In the world of video games, Spider-Man has had much better luck than most superheroes. Until last year’sArkham Asylum, you would be hard pressed to find a good Batman game that was released after 1995. With Superman, I don’t know I guess Death and Return of Superman on SNES was decent but the man has one of the worst video games ever made to his name. Spider-Man however, has done ok for himself. He had some solid games back in the 16-bit era (I still like to bust out the occasional Maximum Carnage session), and has had several decent outings in recent years. In fact, I would consider Spider-Man 2 to be one of the best movie adaptation video games of all time, and one of my favourite games I played on the original Xbox.
In many ways, Spider-Man: Shattered Dimensions is a departure from the recent Spider-Man titles. The question is, does it continue Spidey’s streak?
The central premise behind Shattered Dimensions is that you are actually able to play as four different Spider-Men (Spider-Mans?). You have regular ole Amazing Spider-Man (aka Neil Patrick Harris), Ultimate Spider-Man, Future Spidey, and finally Noir Spider-Man. Each level puts you in control of a different Spidey. It’s a pretty good hook, but one that doesn’t affect things as much you would expect.
Although you will be playing as four different characters in four different universes, there aren’t too many glaring differences between all of them. Sure each Spidey has his own unique moves and abilities, but each of them still generally has you doing the same things. With Future, Amazing and Ultimate Spider-Man, you will find yourself repeating the same general pattern in each stage. You swing through a hall, enter a room, beat up everybody in said room, and continue.
The one stand-out exception is Noir Spider-Man. Noir is not much of a fighter, so instead you will have to rely on stealth to get through these stages. These sequences definitely have a heavy Arkham Asylum vibe to them, as you spend the majority of the level swinging from ledge to ledge in order to use your web grab an enemy that’s below you. Of course if you’re going to borrow elements from any game, Arkham Asylum is a solid choice, and what worked well there ends up working only ok here. The Noir sequences definitely stand out as the most unique portions of Shattered Dimensions, and while they are fun at first, they tend to get repetitive and overall they just feel a little too simple. The ways you can dispatch enemies are fairly limited and you’ll have seen just about everything Noir has to offer before the end of the first mission.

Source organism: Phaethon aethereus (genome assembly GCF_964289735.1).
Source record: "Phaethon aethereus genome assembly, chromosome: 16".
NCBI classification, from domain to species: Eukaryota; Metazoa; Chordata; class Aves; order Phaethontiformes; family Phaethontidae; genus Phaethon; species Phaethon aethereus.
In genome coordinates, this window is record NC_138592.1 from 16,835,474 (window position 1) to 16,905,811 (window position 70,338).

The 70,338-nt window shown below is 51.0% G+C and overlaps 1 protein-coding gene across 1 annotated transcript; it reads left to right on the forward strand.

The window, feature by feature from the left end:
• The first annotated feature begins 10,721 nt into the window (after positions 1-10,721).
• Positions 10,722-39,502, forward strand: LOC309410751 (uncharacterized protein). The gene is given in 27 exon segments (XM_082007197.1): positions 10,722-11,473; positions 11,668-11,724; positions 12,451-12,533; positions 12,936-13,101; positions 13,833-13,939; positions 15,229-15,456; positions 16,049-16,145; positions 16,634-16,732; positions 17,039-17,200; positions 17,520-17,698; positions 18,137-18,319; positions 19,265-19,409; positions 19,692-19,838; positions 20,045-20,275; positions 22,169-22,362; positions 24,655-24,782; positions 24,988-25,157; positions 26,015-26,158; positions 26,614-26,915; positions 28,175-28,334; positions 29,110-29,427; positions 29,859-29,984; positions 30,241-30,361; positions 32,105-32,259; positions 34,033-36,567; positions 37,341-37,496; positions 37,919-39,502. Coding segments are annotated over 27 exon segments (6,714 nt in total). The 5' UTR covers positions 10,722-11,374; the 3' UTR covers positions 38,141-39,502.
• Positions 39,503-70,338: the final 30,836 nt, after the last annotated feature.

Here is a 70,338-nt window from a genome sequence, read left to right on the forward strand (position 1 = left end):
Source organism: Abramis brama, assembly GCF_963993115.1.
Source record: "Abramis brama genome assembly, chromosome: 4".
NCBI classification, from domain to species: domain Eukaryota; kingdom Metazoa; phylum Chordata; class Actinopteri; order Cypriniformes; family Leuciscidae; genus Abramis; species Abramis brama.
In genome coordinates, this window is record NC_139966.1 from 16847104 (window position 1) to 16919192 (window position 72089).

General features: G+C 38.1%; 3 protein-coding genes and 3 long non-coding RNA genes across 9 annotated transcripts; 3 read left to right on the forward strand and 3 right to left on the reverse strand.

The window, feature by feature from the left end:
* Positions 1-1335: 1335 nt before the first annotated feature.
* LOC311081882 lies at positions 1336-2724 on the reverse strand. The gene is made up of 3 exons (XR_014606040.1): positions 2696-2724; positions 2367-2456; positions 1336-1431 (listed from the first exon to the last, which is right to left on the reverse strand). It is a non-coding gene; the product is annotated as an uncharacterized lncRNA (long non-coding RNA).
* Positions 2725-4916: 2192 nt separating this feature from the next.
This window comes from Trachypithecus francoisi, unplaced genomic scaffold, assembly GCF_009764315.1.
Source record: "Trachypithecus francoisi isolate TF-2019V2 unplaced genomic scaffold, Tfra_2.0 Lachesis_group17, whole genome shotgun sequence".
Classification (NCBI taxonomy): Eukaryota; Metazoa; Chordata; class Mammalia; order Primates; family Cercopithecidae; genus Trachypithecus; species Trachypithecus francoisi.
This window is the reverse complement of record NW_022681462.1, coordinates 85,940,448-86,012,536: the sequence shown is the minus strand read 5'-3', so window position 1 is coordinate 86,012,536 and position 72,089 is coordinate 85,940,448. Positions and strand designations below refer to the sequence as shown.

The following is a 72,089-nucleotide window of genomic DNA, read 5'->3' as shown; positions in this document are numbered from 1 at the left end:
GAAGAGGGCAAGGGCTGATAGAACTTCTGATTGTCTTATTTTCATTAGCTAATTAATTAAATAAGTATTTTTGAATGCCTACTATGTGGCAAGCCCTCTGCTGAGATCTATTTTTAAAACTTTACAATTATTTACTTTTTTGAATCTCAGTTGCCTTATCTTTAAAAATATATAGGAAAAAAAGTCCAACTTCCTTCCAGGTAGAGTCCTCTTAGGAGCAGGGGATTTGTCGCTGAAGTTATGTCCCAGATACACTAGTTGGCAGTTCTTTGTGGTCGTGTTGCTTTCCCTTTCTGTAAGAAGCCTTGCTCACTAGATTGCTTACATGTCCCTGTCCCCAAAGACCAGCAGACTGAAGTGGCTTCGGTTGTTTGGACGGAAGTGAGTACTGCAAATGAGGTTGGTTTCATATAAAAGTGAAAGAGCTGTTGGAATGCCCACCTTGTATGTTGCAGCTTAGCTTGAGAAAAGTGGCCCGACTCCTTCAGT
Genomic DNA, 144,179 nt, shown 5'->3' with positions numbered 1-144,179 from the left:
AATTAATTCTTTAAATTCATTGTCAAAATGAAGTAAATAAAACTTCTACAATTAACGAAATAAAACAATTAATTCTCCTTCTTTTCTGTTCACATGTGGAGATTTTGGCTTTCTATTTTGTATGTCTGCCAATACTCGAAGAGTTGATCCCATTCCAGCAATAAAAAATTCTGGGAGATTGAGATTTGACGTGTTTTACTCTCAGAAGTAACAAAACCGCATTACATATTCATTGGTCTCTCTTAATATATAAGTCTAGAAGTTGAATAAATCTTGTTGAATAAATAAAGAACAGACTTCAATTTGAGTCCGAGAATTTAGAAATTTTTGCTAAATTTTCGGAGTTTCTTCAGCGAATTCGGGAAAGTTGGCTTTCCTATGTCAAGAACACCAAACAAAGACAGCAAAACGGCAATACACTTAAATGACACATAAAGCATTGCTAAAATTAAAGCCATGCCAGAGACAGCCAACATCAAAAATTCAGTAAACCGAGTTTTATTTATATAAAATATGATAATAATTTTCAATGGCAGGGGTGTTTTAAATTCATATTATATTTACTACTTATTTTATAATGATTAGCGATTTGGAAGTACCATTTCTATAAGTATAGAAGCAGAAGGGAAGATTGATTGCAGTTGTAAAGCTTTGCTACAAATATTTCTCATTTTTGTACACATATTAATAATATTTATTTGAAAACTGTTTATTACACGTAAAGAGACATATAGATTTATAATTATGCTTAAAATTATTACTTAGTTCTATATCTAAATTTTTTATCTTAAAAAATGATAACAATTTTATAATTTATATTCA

With the remaining three characters, the focus is definitely on the aforementioned combat. There is the occasional unique touch, such as the falling sequences that crop up every now and then during the Future levels, but for the most part you will be battling often gigantic hordes of bad guys. While all of this plays fine, there’s nothing particularly engaging about it. The combat is decent, with an impressive arsenal of moves at your disposable, but it tends to venture into button mashy territory a little too often. It also feels a touch clunky and very rarely did I have to employ any sort of strategy to make progress. It essentially boils down to “hammer on button, make things dead”.